Liberalism is truly a mental disorder.

Actually 'blackhet' is just an ignorant fool - *real* conservationists understand that trophy safaris are *funding* game conservation, without them the African elephant would probably be extinct in the wild.

Link | Posted on Apr 4, 2013 at 07:36 UTC
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B1ackhat: All you ignorant buffoons who are incapable of compassion or empathy can make all the jokes you'd like, but I won't buy another thing from Nikon as long as they support trophy hunting. I won't support Nike, Subway, Modell's, Proctor & Ganble, and a slew of other companies so what's one more?

I have lots of empathy - but not for ignorant fools who don't understand that it's dangerous game safaris that support game conservation. I presume you *do* support Obama killing innocent civilians in perfect safety?

Link | Posted on Apr 4, 2013 at 07:34 UTC
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CollBaxter: As to these scopes and the rest used by hunters. I am not pro hunting or anti hunting. I live in Africa and here we are pragmatic about it. Poaching is the problem not organized controlled hunting. Most controlled hunting takes place on game farms where you pay for what you shoot. These farms are the corner stone of conservation in Africa as these game farmers breed animals that would have normally been allowed to die out. They put a value to the animal and therefore it is protected. They also know to balance nature they have to have non valuable assets. So if people want to visit to satisfy some blood lust or primitive urge then they are welcome to come with their expensive toys and pay for to get their rocks off. It we did not have this the farmers would have moved in cows .

As to scopes go into a gun store and see how many brands there are. Nikon is one of many. They screwed up when they mentioned safari. A true wild lion is not a Disney character that eats coco pops.

Well said - I get really bored by bleeding hearts who want to protect fluffy seal cubs but not rare scorpions, and especially by those ignorant fools who do not understand that dangerous game safaris are funding most of the game conservation in Africa. Funny how those same people (invariably American) don't seem to have a problem with radio-controlled US drones killing women and kids in Afghanistan at no risk whatever to their pilots............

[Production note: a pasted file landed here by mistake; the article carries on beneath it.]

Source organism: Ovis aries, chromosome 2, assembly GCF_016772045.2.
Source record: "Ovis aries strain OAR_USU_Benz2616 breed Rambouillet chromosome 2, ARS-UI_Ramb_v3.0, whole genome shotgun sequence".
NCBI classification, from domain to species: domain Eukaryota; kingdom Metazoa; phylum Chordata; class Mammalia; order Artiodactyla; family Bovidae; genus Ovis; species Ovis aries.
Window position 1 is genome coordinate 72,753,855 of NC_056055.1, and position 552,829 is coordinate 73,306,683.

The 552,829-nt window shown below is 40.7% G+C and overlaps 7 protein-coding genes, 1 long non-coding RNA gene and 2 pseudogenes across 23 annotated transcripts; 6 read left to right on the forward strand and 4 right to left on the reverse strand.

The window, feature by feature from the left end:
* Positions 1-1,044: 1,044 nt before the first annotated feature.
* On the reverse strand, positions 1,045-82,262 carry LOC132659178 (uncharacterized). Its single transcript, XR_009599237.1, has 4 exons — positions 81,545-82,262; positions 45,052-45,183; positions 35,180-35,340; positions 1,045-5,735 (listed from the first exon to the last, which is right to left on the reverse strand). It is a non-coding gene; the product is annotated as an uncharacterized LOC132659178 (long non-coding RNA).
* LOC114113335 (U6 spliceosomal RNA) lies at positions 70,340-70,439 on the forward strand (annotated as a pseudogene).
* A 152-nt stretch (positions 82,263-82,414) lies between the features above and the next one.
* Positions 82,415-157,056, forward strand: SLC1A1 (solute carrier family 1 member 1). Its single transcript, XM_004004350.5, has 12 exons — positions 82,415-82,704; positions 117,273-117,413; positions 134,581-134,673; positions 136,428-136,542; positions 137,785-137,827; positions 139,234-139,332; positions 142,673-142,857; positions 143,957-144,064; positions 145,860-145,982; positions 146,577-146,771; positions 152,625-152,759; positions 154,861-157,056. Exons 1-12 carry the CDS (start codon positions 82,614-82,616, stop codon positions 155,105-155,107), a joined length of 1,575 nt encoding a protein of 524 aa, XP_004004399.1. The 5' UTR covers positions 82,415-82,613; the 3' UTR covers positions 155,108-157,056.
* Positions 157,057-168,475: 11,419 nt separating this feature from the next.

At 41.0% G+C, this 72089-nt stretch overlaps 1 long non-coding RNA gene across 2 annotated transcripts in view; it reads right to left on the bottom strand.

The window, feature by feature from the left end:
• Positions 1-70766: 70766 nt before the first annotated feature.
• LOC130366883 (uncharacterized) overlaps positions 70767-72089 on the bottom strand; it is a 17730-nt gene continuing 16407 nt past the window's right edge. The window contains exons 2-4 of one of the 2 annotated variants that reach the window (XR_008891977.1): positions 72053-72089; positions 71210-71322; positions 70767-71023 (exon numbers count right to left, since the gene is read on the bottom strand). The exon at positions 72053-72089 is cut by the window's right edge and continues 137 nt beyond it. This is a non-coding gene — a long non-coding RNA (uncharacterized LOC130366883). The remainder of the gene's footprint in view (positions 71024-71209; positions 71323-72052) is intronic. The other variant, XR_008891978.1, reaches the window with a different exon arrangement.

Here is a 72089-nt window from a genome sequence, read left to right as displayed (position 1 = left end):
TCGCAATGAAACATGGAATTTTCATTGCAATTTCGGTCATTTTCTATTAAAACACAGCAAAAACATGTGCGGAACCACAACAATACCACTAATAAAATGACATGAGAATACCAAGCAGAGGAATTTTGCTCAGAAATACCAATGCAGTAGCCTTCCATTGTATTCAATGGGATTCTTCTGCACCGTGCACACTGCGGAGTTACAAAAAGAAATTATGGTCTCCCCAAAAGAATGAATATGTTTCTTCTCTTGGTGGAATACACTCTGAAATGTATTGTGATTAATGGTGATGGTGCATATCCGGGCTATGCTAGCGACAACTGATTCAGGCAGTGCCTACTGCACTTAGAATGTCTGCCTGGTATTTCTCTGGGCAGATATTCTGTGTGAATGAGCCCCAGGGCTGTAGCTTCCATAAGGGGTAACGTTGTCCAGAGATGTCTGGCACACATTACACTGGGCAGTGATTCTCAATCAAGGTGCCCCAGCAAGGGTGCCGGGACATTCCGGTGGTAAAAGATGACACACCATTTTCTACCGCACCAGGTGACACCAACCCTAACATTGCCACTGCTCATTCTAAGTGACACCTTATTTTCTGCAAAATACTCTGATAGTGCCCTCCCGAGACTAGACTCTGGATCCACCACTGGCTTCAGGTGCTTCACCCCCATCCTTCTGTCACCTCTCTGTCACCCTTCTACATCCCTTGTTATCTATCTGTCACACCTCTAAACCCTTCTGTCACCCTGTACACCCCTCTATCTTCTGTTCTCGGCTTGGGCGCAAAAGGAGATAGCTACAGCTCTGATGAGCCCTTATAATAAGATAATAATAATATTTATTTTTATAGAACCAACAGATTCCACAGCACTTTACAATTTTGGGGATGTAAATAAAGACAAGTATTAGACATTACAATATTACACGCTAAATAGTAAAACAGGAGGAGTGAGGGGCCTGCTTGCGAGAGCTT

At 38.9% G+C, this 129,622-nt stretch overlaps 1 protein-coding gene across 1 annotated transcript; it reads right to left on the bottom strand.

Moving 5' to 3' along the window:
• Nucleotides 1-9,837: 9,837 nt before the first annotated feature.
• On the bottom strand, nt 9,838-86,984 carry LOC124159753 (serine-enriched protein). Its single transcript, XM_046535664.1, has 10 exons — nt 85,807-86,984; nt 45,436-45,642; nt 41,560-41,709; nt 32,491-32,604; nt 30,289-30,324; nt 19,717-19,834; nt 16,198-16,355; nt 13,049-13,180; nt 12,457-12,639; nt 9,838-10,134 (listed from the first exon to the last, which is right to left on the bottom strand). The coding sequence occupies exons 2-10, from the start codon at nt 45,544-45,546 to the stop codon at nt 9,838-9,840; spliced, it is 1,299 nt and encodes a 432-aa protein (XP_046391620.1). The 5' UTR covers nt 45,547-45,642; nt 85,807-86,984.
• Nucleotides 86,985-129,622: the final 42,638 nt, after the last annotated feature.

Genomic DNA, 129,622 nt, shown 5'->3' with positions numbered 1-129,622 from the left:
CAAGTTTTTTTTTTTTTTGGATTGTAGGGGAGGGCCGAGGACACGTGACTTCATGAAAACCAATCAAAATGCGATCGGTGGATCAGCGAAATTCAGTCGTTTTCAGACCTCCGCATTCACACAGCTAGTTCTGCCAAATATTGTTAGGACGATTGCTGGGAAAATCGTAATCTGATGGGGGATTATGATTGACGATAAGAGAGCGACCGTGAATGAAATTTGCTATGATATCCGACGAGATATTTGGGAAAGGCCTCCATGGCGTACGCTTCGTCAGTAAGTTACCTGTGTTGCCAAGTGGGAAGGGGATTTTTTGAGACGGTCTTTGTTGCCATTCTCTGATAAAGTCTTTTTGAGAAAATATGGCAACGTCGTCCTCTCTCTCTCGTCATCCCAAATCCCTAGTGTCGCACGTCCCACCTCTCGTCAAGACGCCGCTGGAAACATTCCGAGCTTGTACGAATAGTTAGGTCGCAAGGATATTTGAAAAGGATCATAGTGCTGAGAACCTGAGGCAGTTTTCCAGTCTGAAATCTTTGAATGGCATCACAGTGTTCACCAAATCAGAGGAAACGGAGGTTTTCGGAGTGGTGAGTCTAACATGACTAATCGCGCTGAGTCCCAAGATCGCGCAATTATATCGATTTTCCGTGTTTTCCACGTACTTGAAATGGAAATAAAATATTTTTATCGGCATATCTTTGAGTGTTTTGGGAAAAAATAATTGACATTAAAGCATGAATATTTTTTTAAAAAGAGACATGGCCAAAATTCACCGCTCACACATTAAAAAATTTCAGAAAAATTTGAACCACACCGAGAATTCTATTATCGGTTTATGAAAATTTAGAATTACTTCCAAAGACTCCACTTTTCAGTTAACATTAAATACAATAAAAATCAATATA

Link | Posted on Apr 4, 2013 at 07:32 UTC

So you think it would be better if hunters used inferior 'scopes, thereby reducing the chance of a clean kill? BTW, serious hunters of dangerous game have traditionally used double rifles with open sights, allowing unrestricted vision and a very fast second shot.

Link | Posted on Apr 4, 2013 at 07:27 UTC as 72nd comment | 5 replies

In 'years to come', you will not be able to turn off autoposting, because the government will insist that all citizens wear Google Glass (or more likely the implanted equivalent.......) all the time. After all, if you are doing nothing wrong you have nothing to fear........

Link | Posted on Apr 2, 2013 at 07:27 UTC as 27th comment
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Esign: For Nikon users, Capture NX 2 is the only RAW converter you need. I guess Canon user will also say that of DPP. How much market share is now covered?

Guessing is dangerous - I use a Canon 5D mkIII and I definitely get better results from Photoshop ACR than from DPP.

Link | Posted on Jan 24, 2013 at 08:31 UTC
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T3: People seem to be ignoring the significance of the built-in Wifi and GPS. Sure, narrow-minded photographers will ignore anything that doesn't specifically impact picture-taking. But we're living in a new age now, and not everyone is so narrow in their perspective of what a camera can and should be able to do. Most cameras are already more capable in the picture-taking department than most of their users ever will be. Things like Wifi and GPS acknowledge that we now live in a very web-connected and location-intelligent world, and these things are very important in today's new least for those of us who are smart enough to embrace what these new features allow us to do. But alas, there will still be people who will say "if it doesn't help me take better pictures, it's a pointless junk feature!" Then they'll go back to pixel peeping details and differences in IQ that no one will ever notice anyway.

I think the more important point is that the cost of the WiFi and GPS features could have been put to better focusing. WiFi and GPS are useful features, but a smartphone can do that and take pictures too, leaving the *serious* photography to the SLR.

Link | Posted on Jan 21, 2013 at 11:15 UTC